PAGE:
Secretary of State Jon Husted had a relaxed look on his face, staring at the journalists and cameras in a press conference video, posted on Youtube. He looked ready to take on challenging questions and comments about his U.S. Supreme Court case for eliminating “Golden Week.”
Golden Week was an early voting period when Ohioans could register and cast ballots on the same day. Husted was sued by the National Association for the Advancement of Colored People, better known as the NAACP, and the American Civil Liberties Union, or ACLU, because they said cutting this early voting period would suppress the voting rights of African-Americans and other minorities in Ohio.
Husted won, however, when the case went all the way to the U.S. Supreme Court.
Voting in Ohio is a huge deal. Ohio is one of the nation’s most popular swing states, making it a battleground state where politics can get ugly during elections. There are roughly equal numbers of Republicans and Democrats in the Buckeye State, so statewide elections tend to be close and bipartisan agreement can sometimes be extremely hard to achieve.
As the secretary of state, Husted has an important job: to make sure elections in Ohio are run fairly and efficiently. “Making it easy to vote and hard to cheat” is a motto he proudly flaunts.
But his Democratic opponents say that his ambitions to stop voter fraud are more about suppressing the voting rights of minorities, who tend to vote predominantly Democratic.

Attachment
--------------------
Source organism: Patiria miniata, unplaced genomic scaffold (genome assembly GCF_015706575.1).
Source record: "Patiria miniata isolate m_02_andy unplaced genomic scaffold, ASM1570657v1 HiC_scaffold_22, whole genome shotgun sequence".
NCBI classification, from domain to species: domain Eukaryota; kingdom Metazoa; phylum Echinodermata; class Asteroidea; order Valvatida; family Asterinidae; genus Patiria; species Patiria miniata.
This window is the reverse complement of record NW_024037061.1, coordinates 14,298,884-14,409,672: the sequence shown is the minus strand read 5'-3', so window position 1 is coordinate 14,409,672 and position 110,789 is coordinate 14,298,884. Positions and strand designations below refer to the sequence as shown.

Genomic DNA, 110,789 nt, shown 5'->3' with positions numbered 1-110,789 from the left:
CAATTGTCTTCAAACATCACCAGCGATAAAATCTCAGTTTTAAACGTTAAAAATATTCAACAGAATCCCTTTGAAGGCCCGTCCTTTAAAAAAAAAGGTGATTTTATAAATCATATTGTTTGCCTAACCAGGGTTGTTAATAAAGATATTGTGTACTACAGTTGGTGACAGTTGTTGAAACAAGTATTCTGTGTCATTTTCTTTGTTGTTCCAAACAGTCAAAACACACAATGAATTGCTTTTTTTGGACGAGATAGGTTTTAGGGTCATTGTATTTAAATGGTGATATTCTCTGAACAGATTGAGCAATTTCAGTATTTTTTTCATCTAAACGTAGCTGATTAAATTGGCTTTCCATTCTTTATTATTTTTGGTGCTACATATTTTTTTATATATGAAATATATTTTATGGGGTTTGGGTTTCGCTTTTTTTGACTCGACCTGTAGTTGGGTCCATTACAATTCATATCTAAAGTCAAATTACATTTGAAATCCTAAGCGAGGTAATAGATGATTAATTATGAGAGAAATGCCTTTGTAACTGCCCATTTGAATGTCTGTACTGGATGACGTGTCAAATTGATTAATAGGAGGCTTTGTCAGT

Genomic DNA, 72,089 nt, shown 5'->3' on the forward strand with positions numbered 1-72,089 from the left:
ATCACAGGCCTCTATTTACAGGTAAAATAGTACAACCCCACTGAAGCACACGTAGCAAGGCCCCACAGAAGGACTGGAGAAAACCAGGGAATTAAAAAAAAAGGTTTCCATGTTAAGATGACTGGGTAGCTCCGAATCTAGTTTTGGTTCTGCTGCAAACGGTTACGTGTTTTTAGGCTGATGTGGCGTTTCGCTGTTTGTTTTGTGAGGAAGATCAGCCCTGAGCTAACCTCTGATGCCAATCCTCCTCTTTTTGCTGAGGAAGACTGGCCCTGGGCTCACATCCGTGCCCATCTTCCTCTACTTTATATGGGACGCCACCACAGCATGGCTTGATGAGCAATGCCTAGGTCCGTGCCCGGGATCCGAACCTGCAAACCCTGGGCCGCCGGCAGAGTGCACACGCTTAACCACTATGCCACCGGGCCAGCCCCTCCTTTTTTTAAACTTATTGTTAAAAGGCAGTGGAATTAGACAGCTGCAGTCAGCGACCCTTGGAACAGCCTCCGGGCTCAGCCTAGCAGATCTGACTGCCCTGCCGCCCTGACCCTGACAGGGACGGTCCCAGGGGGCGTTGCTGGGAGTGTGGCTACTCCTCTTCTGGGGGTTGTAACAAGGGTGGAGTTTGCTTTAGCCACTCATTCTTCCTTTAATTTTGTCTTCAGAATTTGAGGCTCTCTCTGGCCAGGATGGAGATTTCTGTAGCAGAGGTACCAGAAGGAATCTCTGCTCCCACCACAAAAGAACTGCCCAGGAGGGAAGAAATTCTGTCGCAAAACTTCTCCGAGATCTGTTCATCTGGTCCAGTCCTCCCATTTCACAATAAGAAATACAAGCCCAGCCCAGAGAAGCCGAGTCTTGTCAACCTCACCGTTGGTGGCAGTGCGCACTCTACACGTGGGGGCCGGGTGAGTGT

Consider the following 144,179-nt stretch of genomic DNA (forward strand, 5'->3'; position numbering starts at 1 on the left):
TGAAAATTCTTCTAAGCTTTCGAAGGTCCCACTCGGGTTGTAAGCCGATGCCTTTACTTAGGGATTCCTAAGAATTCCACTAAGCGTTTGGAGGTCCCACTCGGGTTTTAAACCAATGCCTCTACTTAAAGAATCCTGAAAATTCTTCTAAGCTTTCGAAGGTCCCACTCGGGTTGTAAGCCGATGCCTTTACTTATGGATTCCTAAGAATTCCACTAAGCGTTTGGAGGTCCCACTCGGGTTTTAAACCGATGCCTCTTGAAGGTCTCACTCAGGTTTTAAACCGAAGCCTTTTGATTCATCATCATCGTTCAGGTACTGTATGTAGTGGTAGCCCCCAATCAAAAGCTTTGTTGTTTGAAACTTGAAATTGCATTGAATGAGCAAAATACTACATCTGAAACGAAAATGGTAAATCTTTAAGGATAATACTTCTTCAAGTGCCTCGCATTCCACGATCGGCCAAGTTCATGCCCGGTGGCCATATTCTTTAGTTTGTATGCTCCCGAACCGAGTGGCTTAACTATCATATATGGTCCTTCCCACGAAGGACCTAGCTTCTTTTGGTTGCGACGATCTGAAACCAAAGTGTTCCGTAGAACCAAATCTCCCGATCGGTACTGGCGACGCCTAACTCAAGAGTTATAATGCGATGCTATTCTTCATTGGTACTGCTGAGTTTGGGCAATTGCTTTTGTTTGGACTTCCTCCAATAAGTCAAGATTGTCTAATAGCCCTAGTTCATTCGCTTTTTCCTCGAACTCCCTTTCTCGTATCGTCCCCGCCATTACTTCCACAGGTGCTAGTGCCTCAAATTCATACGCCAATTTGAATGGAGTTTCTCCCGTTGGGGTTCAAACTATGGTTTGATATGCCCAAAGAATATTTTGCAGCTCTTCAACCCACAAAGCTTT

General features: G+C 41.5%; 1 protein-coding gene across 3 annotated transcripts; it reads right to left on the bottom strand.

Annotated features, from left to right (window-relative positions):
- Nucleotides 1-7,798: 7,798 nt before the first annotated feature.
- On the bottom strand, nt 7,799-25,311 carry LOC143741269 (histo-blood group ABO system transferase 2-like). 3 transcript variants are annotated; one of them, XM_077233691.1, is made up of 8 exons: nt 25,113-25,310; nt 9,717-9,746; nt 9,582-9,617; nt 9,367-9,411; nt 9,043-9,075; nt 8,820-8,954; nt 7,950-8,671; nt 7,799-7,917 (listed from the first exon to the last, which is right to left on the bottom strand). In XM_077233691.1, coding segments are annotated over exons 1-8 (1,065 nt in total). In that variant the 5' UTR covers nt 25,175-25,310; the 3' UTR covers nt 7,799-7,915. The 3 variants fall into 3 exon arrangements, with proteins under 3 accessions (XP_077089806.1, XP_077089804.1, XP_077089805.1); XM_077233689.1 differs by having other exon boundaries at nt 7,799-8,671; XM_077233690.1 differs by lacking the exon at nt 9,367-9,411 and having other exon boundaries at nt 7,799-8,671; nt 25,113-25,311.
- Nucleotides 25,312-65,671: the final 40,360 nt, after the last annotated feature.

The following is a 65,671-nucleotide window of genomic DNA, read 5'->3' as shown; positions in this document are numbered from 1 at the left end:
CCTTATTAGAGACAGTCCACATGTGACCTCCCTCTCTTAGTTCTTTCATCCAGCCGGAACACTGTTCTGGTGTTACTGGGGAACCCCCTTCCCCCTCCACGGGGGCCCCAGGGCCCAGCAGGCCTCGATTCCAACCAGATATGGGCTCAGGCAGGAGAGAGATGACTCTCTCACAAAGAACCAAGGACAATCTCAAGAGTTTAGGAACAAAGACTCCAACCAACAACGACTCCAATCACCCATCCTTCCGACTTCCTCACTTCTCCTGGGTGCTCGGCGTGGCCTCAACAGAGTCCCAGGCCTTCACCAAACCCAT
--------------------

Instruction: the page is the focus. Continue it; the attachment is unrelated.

At John Carroll University, Political Science Professor Sara Schiavoni said that Husted’s directive is being driven by politics and not the good of the people.
“His excuse for cutting early voting because of voter fraud — that there is not tangible evidence of — is disingenuous.”
The majority of people that used to vote during Golden Week were members of minority groups or senior citizens, Schiavoni explained. People from those demographics usually vote for the Democrats. Cutting early voting will discourage those people from voting, and that will lower the Democratic voter turnout in Ohio.
“We know that early voting increases voter turnout. We do not know that cutting early voting will cut down on voter fraud,” Schiavoni said. “Why restrict voting, rather than making it more open for everyone?”
This question that Schiavoni proposed is a question that many journalists and reporters have asked Husted. It has yet to be answered fully.
Husted’s recent voter suppression lawsuit has dropped his popularity with some of his constituents in Ohio but his head remains high. “We always get accused of voter fraud, voter suppression,” he said in an interview on “Fox & Friends” with Steve Doocy. But in that interview, he defended his decision to reduce early voting.
Comfortably sitting on Doocy’s stage, Husted said, “I asked all 88 county boards of elections in the state to do a review, top to bottom, of all substantiated claims of fraud and suppression, and what we came up with were around 270 cases of alleged fraud or irregularity. Zero cases of suppression.”
Although these were alleged cases of fraud, only one conviction was made. The others were thrown out.
Husted has not let the negative press he got about the lawsuit effect the energy of his campaign. He takes much pride in the accomplishments he has achieved while being the incumbent for Ohio’s Secretary of State.
He has worked to improve voting by promoting the use of technology for voting and sending absentee ballots to all voters, in an effort to prevent long voter lines at the polls.
In 2013, Husted was recognized in a Washington Post blog, “The Fix,” as one of the “Top 10 Rising Stars” in the GOP.